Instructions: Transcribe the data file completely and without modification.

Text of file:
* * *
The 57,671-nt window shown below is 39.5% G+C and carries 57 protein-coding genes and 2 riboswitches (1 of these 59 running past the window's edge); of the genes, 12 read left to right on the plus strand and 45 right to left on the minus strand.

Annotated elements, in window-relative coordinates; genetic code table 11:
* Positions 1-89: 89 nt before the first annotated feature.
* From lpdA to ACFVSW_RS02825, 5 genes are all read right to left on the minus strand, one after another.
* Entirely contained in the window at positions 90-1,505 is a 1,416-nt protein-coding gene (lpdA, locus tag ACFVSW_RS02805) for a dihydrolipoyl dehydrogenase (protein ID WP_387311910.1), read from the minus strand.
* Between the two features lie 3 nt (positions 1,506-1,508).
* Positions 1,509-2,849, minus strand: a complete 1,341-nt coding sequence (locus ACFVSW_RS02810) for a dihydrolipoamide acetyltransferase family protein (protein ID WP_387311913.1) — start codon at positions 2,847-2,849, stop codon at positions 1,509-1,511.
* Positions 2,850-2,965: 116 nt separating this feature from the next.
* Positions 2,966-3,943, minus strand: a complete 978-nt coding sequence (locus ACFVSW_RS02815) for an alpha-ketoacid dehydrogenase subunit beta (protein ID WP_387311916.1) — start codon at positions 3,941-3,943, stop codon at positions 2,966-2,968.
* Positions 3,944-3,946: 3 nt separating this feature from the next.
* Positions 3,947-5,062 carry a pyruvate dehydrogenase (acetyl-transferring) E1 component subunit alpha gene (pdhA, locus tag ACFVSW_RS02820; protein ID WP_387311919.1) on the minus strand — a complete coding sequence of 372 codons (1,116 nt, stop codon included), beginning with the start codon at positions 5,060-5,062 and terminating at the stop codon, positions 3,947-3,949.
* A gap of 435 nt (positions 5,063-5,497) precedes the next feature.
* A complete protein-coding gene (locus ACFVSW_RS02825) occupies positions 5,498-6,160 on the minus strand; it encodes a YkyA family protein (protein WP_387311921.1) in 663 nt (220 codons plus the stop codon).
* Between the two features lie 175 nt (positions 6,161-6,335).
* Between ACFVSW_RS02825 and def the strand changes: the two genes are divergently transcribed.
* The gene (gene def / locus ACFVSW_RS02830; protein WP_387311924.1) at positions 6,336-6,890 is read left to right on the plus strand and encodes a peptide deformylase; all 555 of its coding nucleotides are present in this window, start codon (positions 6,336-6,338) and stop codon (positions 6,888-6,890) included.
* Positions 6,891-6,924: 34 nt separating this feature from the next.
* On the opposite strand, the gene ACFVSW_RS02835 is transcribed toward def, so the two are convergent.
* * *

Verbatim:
The 57,671-nt window shown below is 39.5% G+C and carries 57 protein-coding genes and 2 riboswitches (1 of these 59 running past the window's edge); of the genes, 12 read left to right on the plus strand and 45 right to left on the minus strand.

Annotated elements, in window-relative coordinates; genetic code table 11:
* Positions 1-89: 89 nt before the first annotated feature.
* From lpdA to ACFVSW_RS02825, 5 genes are all read right to left on the minus strand, one after another.
* Entirely contained in the window at positions 90-1,505 is a 1,416-nt protein-coding gene (lpdA, locus tag ACFVSW_RS02805) for a dihydrolipoyl dehydrogenase (protein ID WP_387311910.1), read from the minus strand.
* Between the two features lie 3 nt (positions 1,506-1,508).
* Positions 1,509-2,849, minus strand: a complete 1,341-nt coding sequence (locus ACFVSW_RS02810) for a dihydrolipoamide acetyltransferase family protein (protein ID WP_387311913.1) — start codon at positions 2,847-2,849, stop codon at positions 1,509-1,511.
* Positions 2,850-2,965: 116 nt separating this feature from the next.
* Positions 2,966-3,943, minus strand: a complete 978-nt coding sequence (locus ACFVSW_RS02815) for an alpha-ketoacid dehydrogenase subunit beta (protein ID WP_387311916.1) — start codon at positions 3,941-3,943, stop codon at positions 2,966-2,968.
* Positions 3,944-3,946: 3 nt separating this feature from the next.
* Positions 3,947-5,062 carry a pyruvate dehydrogenase (acetyl-transferring) E1 component subunit alpha gene (pdhA, locus tag ACFVSW_RS02820; protein ID WP_387311919.1) on the minus strand — a complete coding sequence of 372 codons (1,116 nt, stop codon included), beginning with the start codon at positions 5,060-5,062 and terminating at the stop codon, positions 3,947-3,949.
* A gap of 435 nt (positions 5,063-5,497) precedes the next feature.
* A complete protein-coding gene (locus ACFVSW_RS02825) occupies positions 5,498-6,160 on the minus strand; it encodes a YkyA family protein (protein WP_387311921.1) in 663 nt (220 codons plus the stop codon).
* Between the two features lie 175 nt (positions 6,161-6,335).
* Between ACFVSW_RS02825 and def the strand changes: the two genes are divergently transcribed.
* The gene (gene def / locus ACFVSW_RS02830; protein WP_387311924.1) at positions 6,336-6,890 is read left to right on the plus strand and encodes a peptide deformylase; all 555 of its coding nucleotides are present in this window, start codon (positions 6,336-6,338) and stop codon (positions 6,888-6,890) included.
* Positions 6,891-6,924: 34 nt separating this feature from the next.
* On the opposite strand, the gene ACFVSW_RS02835 is transcribed toward def, so the two are convergent.